If we assume for a moment that more data is a good thing, then having the ability to create more data must also be good right? "What gets measured gets managed" goes to mantra. But assuming just having measurements will impact on productivity might be a little naïve. Perhaps it's what we do with those measurements that is more important.
Given that real estate is the most valuable asset class on Earth, one would assume we would swimming in data and insight about how buildings perform - how else can we decide to build them, rent them or value them? But sadly, the actual use of buildings is a mystery. Apart from fairly simplistic headcount information not much is known about how a building is used, but this is something that IoT has the potential to change. New devices that allow building occupiers, owners, funders and designers to look inside their buildings and understand the true demand for space of different types in real time can help make better, faster real estate decisions.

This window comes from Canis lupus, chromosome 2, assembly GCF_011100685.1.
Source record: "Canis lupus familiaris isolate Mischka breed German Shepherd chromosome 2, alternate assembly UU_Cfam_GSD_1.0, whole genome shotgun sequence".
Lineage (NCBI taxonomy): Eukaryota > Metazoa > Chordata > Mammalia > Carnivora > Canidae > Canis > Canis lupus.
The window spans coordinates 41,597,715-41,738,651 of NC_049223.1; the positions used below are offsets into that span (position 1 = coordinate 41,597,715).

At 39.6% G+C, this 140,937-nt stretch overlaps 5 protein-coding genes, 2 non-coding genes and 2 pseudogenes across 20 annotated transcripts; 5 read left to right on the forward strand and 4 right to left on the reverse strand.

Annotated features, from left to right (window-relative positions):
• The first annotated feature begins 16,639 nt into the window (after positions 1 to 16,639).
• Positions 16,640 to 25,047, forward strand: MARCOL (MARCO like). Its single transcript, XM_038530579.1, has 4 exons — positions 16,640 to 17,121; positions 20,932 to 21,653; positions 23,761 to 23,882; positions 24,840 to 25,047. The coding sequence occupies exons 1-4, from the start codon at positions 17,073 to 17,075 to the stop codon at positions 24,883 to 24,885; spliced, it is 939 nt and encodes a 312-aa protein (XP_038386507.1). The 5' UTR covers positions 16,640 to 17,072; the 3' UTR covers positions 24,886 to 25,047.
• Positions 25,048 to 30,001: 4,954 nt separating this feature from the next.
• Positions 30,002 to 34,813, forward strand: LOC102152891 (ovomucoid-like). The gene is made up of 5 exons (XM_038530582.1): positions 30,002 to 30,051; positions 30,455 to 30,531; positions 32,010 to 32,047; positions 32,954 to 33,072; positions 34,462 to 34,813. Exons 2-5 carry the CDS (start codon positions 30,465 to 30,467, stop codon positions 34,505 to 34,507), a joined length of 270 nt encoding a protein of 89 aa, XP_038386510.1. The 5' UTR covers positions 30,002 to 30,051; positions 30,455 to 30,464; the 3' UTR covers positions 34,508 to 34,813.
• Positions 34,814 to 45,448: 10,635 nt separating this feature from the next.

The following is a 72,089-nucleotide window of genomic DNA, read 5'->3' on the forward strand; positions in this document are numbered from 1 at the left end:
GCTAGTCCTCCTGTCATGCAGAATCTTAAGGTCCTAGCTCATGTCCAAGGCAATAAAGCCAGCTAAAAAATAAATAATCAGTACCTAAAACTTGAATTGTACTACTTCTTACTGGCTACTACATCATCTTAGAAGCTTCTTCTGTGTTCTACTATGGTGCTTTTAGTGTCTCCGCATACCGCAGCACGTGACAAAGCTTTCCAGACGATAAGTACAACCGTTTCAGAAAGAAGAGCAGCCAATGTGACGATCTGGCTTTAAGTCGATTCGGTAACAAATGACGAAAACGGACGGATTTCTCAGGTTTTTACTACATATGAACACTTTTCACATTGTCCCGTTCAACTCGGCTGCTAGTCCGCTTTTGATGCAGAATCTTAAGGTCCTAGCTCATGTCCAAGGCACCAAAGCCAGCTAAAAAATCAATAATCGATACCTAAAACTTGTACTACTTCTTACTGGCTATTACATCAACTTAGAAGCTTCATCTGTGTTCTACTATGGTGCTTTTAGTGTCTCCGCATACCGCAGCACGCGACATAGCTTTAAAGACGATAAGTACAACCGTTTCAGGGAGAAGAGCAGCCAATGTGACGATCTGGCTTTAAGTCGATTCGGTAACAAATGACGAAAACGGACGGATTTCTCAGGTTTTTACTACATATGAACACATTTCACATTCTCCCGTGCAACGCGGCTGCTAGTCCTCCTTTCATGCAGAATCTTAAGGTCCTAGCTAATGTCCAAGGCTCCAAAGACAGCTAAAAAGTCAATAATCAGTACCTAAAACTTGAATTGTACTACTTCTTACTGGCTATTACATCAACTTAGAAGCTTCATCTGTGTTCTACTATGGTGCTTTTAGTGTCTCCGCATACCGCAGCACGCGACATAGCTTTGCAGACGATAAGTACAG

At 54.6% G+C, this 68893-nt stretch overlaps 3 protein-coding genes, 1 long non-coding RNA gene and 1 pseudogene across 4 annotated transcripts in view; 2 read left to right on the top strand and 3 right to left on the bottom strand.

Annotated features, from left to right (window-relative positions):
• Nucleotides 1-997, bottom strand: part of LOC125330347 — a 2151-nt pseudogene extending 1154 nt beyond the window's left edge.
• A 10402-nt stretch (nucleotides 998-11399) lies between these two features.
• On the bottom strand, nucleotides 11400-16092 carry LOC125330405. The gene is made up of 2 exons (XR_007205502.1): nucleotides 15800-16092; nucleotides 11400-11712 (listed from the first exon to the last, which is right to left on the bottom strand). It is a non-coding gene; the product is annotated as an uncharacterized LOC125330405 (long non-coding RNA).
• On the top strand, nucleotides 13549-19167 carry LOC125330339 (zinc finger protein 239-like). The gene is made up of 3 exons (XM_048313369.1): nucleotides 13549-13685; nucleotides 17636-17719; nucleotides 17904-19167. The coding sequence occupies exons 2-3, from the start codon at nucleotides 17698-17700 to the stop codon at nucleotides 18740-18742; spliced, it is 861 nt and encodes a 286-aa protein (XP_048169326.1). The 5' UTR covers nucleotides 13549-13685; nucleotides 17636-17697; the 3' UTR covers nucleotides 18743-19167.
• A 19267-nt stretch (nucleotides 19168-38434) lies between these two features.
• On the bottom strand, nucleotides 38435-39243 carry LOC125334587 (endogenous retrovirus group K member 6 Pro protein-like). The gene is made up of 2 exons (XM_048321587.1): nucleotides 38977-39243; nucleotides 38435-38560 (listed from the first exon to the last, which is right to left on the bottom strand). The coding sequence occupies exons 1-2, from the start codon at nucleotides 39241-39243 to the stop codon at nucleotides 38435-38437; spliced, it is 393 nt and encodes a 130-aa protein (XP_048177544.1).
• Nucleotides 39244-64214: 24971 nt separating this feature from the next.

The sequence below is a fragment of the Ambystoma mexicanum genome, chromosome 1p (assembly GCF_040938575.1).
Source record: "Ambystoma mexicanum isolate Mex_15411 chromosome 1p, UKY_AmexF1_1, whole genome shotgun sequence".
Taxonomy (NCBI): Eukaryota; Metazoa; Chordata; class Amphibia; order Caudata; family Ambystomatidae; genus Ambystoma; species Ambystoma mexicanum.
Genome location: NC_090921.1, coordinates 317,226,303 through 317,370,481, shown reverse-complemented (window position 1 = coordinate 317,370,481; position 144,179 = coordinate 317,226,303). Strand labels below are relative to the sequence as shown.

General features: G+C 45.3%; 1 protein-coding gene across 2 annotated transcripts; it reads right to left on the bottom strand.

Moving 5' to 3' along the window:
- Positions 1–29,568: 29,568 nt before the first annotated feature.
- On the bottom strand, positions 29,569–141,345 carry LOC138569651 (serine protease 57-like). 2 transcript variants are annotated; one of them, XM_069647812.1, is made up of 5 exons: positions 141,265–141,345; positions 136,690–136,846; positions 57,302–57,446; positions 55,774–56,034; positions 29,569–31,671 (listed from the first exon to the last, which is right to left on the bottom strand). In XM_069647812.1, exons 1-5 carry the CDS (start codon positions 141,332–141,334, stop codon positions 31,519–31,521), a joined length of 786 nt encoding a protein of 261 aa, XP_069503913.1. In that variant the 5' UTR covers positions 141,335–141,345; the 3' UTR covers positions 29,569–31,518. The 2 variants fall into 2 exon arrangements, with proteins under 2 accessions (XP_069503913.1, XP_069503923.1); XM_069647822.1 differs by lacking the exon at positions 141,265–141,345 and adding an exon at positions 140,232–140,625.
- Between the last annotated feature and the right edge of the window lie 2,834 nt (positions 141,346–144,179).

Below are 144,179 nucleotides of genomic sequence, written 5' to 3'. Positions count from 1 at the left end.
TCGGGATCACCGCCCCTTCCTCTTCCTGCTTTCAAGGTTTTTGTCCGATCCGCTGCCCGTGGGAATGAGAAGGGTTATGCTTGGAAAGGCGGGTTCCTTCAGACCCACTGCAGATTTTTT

For the occupier it might help answer whether they have too much space. Real time demand data.
For the owner it might help answer whether the configuration of space is optimal. Real time use pattern data.
For the funder it might help answer whether their investment is in demand on a daily basis. Real time asset performance data.
For the designer, it might help to answer what there next building should include more or less of. Real time design feedback data.
In each of these cases, the core data is the same, but how it is analysed and interpreted can make it useful in many ways.
So, as always with data analysis, start by working out your role and your important question. Start with the outputs. There is a way to get the data you need to answer it. That's the power IoT provides today.